Two Enterprises (Zephyr and Porpoise), a Leader (Distant Thunder) and a Mirror (Spinosaurus) got off to a close start on the opposite bank, initially close-hauled then running by the time they reached the mark downstream. Frank, in his Solo Tango, found it a struggle to make way against the flooding tide mid-stream and retired at 3.35pm, joining Kurt Berger at the ramp.

James and Tamina in Zephyr pulled ahead of Lev, sailing single-handed in Porpoise, gaining about 2 minutes on him per lap. Chris and Felicia in the Leader Distant Thunder were just half a minute behind after one lap. Ollie and Billy in Spinosaurus were precisely four minutes behind Distant Thunder after the first lap and persevered against the tide even when making no headway at times.

Places did not change again, even after James had to take evasive action on his way to the second “leeward” mark, to avoid a collision with a pair of eights speeding close by to their own neck-and -neck finish under the railway bridge.

James and Tamina finished the race after three laps at 49mins,47secs, Lev six minutes behind at 55:53. Chis and Felicia came in third at 58:18. Spinosaurus took 24 minutes for lap one, 23 and a half for the second lap and just 19 minutes for the third and final lap, a few puffs of breeze filling in helping them on handicap. Spinosaurus finished 1 hour, 6 minutes and 37 seconds after the start, just before 4.30pm.

Nick Jeffery (OOD)

Next week’s race will be held on the Bank Holiday Monday (29th May). It will be a D-Course (Hammersmith and back) starting at 16:00.

The reason is that our bit of the river will be occupied on Sunday by dozens of eights storming downstream in a United Hospitals Bumps Race.

Race Report 14th May 2023

A chilly start with a very slight breeze from upstream of Chiswick Bridge (according to the Met Office F1, gusting F3 from the SE). All six boats started at10:00 in a close group across the line racing intently. The race quickly split into two groups of three, but with James Armitage (Zephyr, Ent., sailing solo) leading significantly. Joe Armitage in the safety boat carefully chose the correct point to drop the buoy with the timing, perfect for the change in the tide. James rounded market first, followed by Rob Adams (Phoebe, Laser) in close contention after 30 minutes racing. He was followed by David Berger (Entre Nous, Ent., sailing solo); Chris Greenwood (Distant Thunder, Leader); Oliver and David Adams (Spinosaurus, Mirror), and finally Tim Young (Ait Knots, Wanderer).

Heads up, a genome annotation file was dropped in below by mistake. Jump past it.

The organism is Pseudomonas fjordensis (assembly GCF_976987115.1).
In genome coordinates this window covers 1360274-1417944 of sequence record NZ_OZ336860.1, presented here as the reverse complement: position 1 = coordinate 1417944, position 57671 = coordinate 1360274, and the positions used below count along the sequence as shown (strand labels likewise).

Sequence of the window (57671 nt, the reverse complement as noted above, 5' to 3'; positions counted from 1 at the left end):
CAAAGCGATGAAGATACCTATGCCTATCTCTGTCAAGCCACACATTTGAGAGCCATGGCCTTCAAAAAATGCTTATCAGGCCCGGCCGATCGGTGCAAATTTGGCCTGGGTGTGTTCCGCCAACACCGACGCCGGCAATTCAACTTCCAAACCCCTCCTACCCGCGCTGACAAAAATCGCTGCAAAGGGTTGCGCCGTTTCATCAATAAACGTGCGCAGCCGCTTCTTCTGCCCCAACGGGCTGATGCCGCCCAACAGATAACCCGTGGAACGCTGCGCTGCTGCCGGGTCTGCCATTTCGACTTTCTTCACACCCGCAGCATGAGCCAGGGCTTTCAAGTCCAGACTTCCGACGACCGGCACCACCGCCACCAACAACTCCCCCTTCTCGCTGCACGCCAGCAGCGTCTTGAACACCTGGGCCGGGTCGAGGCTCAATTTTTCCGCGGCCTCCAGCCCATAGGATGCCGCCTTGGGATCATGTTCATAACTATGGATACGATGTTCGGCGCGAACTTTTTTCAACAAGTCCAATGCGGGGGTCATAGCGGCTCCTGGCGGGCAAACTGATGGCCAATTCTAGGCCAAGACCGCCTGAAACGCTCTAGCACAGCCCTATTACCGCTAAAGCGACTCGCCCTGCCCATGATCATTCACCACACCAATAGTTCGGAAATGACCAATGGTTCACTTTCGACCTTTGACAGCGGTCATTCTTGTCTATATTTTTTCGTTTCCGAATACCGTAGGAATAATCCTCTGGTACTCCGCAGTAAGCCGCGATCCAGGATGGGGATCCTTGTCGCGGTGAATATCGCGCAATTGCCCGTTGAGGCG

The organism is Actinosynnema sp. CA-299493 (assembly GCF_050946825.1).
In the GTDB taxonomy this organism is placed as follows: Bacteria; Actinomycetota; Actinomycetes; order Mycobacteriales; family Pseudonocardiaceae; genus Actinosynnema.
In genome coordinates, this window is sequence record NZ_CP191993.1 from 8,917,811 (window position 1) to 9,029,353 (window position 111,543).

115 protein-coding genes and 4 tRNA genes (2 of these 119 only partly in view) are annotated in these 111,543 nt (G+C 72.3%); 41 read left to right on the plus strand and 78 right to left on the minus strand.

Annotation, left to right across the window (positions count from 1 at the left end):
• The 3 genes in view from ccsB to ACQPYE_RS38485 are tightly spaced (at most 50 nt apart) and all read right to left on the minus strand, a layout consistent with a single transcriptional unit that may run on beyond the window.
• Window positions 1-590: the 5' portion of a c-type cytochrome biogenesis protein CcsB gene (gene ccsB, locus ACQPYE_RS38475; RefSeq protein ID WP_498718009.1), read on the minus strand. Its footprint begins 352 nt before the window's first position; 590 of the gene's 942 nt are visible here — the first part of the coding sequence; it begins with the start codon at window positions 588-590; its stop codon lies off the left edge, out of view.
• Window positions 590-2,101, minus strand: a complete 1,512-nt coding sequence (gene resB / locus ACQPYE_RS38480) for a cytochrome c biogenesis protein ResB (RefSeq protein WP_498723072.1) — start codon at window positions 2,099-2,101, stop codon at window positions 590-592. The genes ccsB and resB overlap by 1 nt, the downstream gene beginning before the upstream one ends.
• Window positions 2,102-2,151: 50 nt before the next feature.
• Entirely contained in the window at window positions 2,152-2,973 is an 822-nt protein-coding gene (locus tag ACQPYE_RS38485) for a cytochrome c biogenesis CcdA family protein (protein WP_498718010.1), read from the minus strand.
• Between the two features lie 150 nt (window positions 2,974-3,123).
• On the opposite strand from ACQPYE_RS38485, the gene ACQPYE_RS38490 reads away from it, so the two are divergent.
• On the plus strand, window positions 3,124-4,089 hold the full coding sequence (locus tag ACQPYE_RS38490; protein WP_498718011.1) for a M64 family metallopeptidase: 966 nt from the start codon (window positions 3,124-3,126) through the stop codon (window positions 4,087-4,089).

Rob’s laser proved to be faster downwind chasing James with David, closing the gap in a chase. The Sun finally came out, and the temperature climbed to a more seasonable level. The leading three caught the breeze and the gap increase to several minutes from the last three in a group. The final run towards the finish line was extremely close with James overtaking Rob in the last 2 m to win by one second with David, only two seconds later for third.

The following group of three had continually changed places on the run towards the finish, but with Tim cruising across the line, some 13 minutes after James, followed closely by Oliver a few seconds later and Chris gamely bringing up the tail at one hour, 19 minutes and 50 seconds.

A good race in light winds, well-marked course by Joe, and close racing with a finish In glorious sunshine.

Keith Clarke, OOD

Next week is an A-course starting at 15:15.

Race Report 7th May 2023

OOD: Tim Wellburn

Safety Boat: Nick & Nicole Jeffery

Weather: Sunny, light SW wind abating for the start but picking up in the latter stages of the race.

Course: short, 2-mark ‘A’ course with a Zoffany House start to avoid the busy SOG street party spilling out towards the Bell & Crown.  Start time 15:16.

Six varied boats took to the water, and initially seemed to ignore Starter’s Orders, remaining for the most part reluctant to leave the shelter of the bank and adjacent festivities ashore.

Eventually all got underway, slowly finding an eddy to edge downstream against the flood tide. Remarkably, David and Sheila Berger (in OOD Tim’s Ent, Ixion) and Lev Kolobov (solo in Porpoise, Ent.) completed the first lap literally in parallel after 11 minutes 39 seconds, Rob Adams (Phoebe, Laser) chasing only a minute behind.  Olly Adams & First Officer Billy in their Mirror (Spinosaurus), and Sam & Catherine in the Wayfarer, Spirit of Youth, followed either side of the 15 minute mark.  First lap Wooden Spoon Award went to Tim Young (Ait Knots, Wanderer) who was chasing Sam Shemtob’s Wayfarer and so nearly crossed the line at 18 minutes, but then suffered the difficult combination of too little wind and too much tide, and duly suffered the frustration of taking another 12 minutes to complete the lap.